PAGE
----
OGDEN -- Josh Jones carefully walked Will Chadwell through the mysteries of fine-tuning a bicycle's wheel spokes, saying "you turn it this way to tighten," and you want to tighten them just an itty bit at a time, and go around.
Not just idle chatter or a minor repair.
Chadwell, a military veteran who is rebuilding his life and studying computers, depends on his bicycle for basic transportation. He needs it to work, but this particular bike cost only $10, so it also needs work.
Jones, one of the directors at the Ogden Bicycle Collective, was more than happy to help him. The collective was founded three years ago to help people like Chadwell fix and own bicycles, with emphasis on the poor and the young -- but anyone is welcome.
The collective is part of a growing bicycle culture in Ogden.
Jones works for Ogden as an information technology specialist, but has helped with its cycling programs because he's so interested in bicycling.
He is a certified league cycling instructor from the League of American Cyclists, so consulting with the city fits right in with his interests in setting up and helping run the bicycle collective.
These are particularly exciting times for Jones. His new boss, Mayor Mike Caldwell, is an ardent cyclist who helped found the Lotoja, the 200-mile Logan-to-Jackson bicycle race, and showed Lance Armstrong the Xterra routes at Snow Basin.
Jones hasn't had a chance to talk to the new mayor yet. Caldwell was sworn in Tuesday and has been dealing with the death of an Ogden police officer ever since. But Jones figures Caldwell should be receptive to new ways to make Ogden more bicycle-friendly.
Under Mayor Matthew Godfrey, Ogden undertook several initiatives to improve cycling. The city laid out bicycle routes around the city, although it didn't actually designate bicycle lanes. It has drawn bicycle lanes on several roads, including Washington Boulevard, but the lanes go only short distances. The city plans to do more when other repair work is done.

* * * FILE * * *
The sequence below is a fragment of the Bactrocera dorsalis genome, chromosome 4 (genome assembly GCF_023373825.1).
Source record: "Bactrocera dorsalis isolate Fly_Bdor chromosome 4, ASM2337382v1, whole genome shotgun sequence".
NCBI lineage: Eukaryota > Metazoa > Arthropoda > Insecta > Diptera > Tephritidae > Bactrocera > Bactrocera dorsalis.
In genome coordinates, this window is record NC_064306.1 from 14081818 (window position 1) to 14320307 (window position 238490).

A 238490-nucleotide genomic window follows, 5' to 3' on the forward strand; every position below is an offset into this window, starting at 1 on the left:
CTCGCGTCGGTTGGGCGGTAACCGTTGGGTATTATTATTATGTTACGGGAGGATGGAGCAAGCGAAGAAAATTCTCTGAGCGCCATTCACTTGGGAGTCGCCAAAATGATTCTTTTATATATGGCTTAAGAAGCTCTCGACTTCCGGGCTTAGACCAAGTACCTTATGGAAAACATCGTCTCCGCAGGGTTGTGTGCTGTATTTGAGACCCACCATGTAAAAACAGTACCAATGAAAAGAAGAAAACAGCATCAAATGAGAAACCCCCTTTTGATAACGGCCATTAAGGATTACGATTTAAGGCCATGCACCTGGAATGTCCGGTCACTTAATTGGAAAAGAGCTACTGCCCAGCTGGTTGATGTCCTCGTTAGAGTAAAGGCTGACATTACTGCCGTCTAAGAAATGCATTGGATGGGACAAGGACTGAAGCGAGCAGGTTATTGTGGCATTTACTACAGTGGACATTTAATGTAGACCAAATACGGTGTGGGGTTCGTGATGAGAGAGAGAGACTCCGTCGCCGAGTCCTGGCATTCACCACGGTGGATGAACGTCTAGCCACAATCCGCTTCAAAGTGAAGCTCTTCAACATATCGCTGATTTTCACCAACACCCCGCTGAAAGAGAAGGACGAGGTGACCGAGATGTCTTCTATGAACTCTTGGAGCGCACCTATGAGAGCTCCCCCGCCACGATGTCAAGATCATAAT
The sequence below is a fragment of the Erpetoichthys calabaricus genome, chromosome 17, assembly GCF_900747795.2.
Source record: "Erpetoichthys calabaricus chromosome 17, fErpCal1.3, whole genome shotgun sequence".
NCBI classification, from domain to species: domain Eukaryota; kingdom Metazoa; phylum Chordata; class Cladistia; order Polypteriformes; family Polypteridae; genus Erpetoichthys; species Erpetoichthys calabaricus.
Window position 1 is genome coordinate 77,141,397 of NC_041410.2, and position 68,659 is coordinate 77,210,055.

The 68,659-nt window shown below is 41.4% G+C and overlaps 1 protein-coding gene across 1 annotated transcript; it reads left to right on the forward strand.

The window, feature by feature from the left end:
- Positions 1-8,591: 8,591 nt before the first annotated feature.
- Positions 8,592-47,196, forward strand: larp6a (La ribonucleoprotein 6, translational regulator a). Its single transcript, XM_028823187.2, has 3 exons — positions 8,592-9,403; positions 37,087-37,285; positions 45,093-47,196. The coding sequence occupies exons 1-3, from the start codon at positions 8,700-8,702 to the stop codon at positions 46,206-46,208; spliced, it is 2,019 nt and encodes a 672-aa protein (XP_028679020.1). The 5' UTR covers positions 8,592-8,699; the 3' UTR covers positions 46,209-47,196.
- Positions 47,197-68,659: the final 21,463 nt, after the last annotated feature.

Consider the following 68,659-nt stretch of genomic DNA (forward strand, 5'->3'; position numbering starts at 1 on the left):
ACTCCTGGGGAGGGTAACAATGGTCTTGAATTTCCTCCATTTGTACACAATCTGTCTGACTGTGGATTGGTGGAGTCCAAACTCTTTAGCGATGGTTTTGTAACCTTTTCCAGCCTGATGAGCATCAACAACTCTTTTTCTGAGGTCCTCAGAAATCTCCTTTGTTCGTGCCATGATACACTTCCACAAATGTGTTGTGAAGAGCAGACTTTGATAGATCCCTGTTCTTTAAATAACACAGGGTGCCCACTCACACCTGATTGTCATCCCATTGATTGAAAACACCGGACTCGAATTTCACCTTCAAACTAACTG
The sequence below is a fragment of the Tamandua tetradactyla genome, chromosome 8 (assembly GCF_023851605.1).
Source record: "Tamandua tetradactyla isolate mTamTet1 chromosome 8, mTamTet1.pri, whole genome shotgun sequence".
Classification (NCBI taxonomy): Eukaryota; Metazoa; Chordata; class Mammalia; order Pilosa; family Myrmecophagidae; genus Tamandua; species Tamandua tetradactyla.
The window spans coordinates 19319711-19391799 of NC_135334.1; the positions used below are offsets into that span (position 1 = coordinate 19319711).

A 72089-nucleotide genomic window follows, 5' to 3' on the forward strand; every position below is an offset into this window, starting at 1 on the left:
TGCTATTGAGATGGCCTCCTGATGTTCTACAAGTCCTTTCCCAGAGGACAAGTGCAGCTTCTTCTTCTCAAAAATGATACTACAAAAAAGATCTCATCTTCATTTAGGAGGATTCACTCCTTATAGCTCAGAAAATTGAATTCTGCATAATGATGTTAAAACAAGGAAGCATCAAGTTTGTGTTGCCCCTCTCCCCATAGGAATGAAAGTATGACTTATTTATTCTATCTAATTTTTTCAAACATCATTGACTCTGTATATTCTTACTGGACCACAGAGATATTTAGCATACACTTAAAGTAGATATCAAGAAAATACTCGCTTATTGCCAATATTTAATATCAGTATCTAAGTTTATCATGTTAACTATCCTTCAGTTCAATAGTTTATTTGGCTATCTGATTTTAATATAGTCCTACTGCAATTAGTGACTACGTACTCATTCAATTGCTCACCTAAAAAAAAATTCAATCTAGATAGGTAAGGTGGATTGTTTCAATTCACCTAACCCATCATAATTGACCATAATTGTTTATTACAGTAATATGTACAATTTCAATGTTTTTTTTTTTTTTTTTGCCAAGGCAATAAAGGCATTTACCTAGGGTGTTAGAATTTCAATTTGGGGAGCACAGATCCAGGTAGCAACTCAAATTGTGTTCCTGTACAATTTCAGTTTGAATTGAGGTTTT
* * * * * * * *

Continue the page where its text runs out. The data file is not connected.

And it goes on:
The city worked with several local companies to install bicycle racks around central Ogden, and there has been discussion of a bicycle-sharing program.
A proposal to build a large recreation center in the center of the city with a bicycle racing velodrome is on hold. The plan was turned down for funding by the county RAMP committee. Jones doesn't know if Caldwell plans to bring the issue up again.
Jones said a number of new projects are under way with the help of Ogden and neighboring cities.
* Ogden is developing a free-ride mountain-bike park and a dirt-bike park near 9th Street in the area where the city recently installed a new water tank.
* A bicycle motocross park will be built above the old landfill near 21st Street. That is being built with the cooperation of the West Haven City Council.
* The city will do more bicycle lanes. "The city went and did that experimental route with the signage and the sharrows," which are arrows telling bicycles and cars how to share the lanes, "and we had some good feedback."
Jones said he'd like to see the city take a different attitude when it does street repairs and upgrades.
"I think would be really great to do the idea of a complete streets policy for the city, like Salt Lake City," he said. "That means they have some standards that every time a street project is under way, it be assessed for bike accommodation as a matter of fact and not just whenever they get around to it."
He'd also like to see the city's sidewalks ordinance updated to clarify who can ride bicycles on sidewalks. At the moment there is no rule, so anyone can ride bicycles on sidewalks.
None of this will happen overnight, though.
"If working with the city has taught me one thing, it is to have patience," he said.
Meanwhile, the work at the collective continues.
The collective's shop, at 2424 Wall Ave., is open Tuesday and Thursday from 5:30 p.m. to 9 p.m. It is staffed by volunteers to help anyone who needs help fixing a bike or who wants to use the collective's extensive collection of tools do their own work. It rents shop space at $5 an hour, but nobody is turned away for lack of money.
Jones said volunteers can earn bicycles, and the collective fixes and sells bicycles. In the summer months, the collective takes school kids on bicycle rides using donated mountain bikes.
That's how Chadwell ended up at the collective. His bike was cheap, but it was a mechanical disaster, with bad brakes, wobbly wheels and loose bearings. A roommate told him about the collective, so he was there at 5:30 p.m. Thursday.
Jones got his wheel as straight as it was going to get, showed him how to adjust his brakes, tighten up the shifters, replace a bent axle and use an old bicycle inner tube to tie the flashlight Chadwell used for a bicycle light to his front handlebars.
After a couple hours of work, Jones said, Chadwell was ready to roll.